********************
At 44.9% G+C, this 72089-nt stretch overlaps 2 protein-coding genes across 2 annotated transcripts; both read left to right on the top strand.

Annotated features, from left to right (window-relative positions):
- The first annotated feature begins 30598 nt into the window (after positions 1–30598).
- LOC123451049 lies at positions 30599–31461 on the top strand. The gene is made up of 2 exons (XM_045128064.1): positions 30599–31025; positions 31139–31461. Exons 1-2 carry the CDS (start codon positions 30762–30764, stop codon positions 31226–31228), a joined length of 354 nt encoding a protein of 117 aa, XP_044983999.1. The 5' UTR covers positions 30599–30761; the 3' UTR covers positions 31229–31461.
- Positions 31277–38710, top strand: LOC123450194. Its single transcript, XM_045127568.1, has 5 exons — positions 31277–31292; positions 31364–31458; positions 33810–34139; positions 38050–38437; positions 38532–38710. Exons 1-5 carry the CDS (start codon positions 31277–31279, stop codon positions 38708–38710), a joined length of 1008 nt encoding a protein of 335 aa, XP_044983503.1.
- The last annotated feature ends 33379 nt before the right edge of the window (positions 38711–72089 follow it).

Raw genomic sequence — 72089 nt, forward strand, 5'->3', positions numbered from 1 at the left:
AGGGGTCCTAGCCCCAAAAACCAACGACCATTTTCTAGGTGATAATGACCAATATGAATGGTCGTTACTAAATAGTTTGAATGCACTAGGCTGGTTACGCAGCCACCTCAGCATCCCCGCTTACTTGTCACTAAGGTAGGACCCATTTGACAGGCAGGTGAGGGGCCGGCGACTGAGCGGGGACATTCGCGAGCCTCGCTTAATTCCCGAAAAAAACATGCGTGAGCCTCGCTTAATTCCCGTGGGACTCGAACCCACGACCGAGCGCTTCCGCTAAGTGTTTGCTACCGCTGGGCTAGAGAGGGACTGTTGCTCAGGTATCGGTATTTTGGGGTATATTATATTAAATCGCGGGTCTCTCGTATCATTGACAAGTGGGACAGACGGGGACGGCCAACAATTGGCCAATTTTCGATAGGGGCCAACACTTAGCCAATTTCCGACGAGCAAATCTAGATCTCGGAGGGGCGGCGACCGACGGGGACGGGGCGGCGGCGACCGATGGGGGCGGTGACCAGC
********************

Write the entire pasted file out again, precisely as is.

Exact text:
At 44.9% G+C, this 72089-nt stretch overlaps 2 protein-coding genes across 2 annotated transcripts; both read left to right on the top strand.

Annotated features, from left to right (window-relative positions):
- The first annotated feature begins 30598 nt into the window (after positions 1–30598).
- LOC123451049 lies at positions 30599–31461 on the top strand. The gene is made up of 2 exons (XM_045128064.1): positions 30599–31025; positions 31139–31461. Exons 1-2 carry the CDS (start codon positions 30762–30764, stop codon positions 31226–31228), a joined length of 354 nt encoding a protein of 117 aa, XP_044983999.1. The 5' UTR covers positions 30599–30761; the 3' UTR covers positions 31229–31461.
- Positions 31277–38710, top strand: LOC123450194. Its single transcript, XM_045127568.1, has 5 exons — positions 31277–31292; positions 31364–31458; positions 33810–34139; positions 38050–38437; positions 38532–38710. Exons 1-5 carry the CDS (start codon positions 31277–31279, stop codon positions 38708–38710), a joined length of 1008 nt encoding a protein of 335 aa, XP_044983503.1.
- The last annotated feature ends 33379 nt before the right edge of the window (positions 38711–72089 follow it).

Raw genomic sequence — 72089 nt, forward strand, 5'->3', positions numbered from 1 at the left:
AGGGGTCCTAGCCCCAAAAACCAACGACCATTTTCTAGGTGATAATGACCAATATGAATGGTCGTTACTAAATAGTTTGAATGCACTAGGCTGGTTACGCAGCCACCTCAGCATCCCCGCTTACTTGTCACTAAGGTAGGACCCATTTGACAGGCAGGTGAGGGGCCGGCGACTGAGCGGGGACATTCGCGAGCCTCGCTTAATTCCCGAAAAAAACATGCGTGAGCCTCGCTTAATTCCCGTGGGACTCGAACCCACGACCGAGCGCTTCCGCTAAGTGTTTGCTACCGCTGGGCTAGAGAGGGACTGTTGCTCAGGTATCGGTATTTTGGGGTATATTATATTAAATCGCGGGTCTCTCGTATCATTGACAAGTGGGACAGACGGGGACGGCCAACAATTGGCCAATTTTCGATAGGGGCCAACACTTAGCCAATTTCCGACGAGCAAATCTAGATCTCGGAGGGGCGGCGACCGACGGGGACGGGGCGGCGGCGACCGATGGGGGCGGTGACCAGC